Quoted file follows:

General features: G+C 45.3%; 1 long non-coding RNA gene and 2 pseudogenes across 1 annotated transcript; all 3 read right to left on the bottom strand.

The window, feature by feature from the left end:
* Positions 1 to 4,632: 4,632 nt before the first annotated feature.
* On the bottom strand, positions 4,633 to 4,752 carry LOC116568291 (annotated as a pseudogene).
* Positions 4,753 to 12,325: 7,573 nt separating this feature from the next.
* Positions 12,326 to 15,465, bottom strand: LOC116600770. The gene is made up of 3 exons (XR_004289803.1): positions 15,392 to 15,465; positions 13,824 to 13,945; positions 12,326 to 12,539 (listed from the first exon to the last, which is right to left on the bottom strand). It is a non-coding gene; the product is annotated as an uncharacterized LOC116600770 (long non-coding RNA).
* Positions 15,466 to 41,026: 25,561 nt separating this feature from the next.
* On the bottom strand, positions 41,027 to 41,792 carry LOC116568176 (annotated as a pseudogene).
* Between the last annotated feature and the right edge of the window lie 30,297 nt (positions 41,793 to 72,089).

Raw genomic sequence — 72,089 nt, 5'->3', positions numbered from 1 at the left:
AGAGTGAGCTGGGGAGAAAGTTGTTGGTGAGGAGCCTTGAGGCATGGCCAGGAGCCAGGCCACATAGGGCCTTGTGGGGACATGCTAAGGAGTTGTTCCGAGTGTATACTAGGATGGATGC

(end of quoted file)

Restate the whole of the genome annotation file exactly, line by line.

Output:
General features: G+C 45.3%; 1 long non-coding RNA gene and 2 pseudogenes across 1 annotated transcript; all 3 read right to left on the bottom strand.

The window, feature by feature from the left end:
* Positions 1 to 4,632: 4,632 nt before the first annotated feature.
* On the bottom strand, positions 4,633 to 4,752 carry LOC116568291 (annotated as a pseudogene).
* Positions 4,753 to 12,325: 7,573 nt separating this feature from the next.
* Positions 12,326 to 15,465, bottom strand: LOC116600770. The gene is made up of 3 exons (XR_004289803.1): positions 15,392 to 15,465; positions 13,824 to 13,945; positions 12,326 to 12,539 (listed from the first exon to the last, which is right to left on the bottom strand). It is a non-coding gene; the product is annotated as an uncharacterized LOC116600770 (long non-coding RNA).
* Positions 15,466 to 41,026: 25,561 nt separating this feature from the next.
* On the bottom strand, positions 41,027 to 41,792 carry LOC116568176 (annotated as a pseudogene).
* Between the last annotated feature and the right edge of the window lie 30,297 nt (positions 41,793 to 72,089).

Raw genomic sequence — 72,089 nt, 5'->3', positions numbered from 1 at the left:
AGAGTGAGCTGGGGAGAAAGTTGTTGGTGAGGAGCCTTGAGGCATGGCCAGGAGCCAGGCCACATAGGGCCTTGTGGGGACATGCTAAGGAGTTGTTCCGAGTGTATACTAGGATGGATGC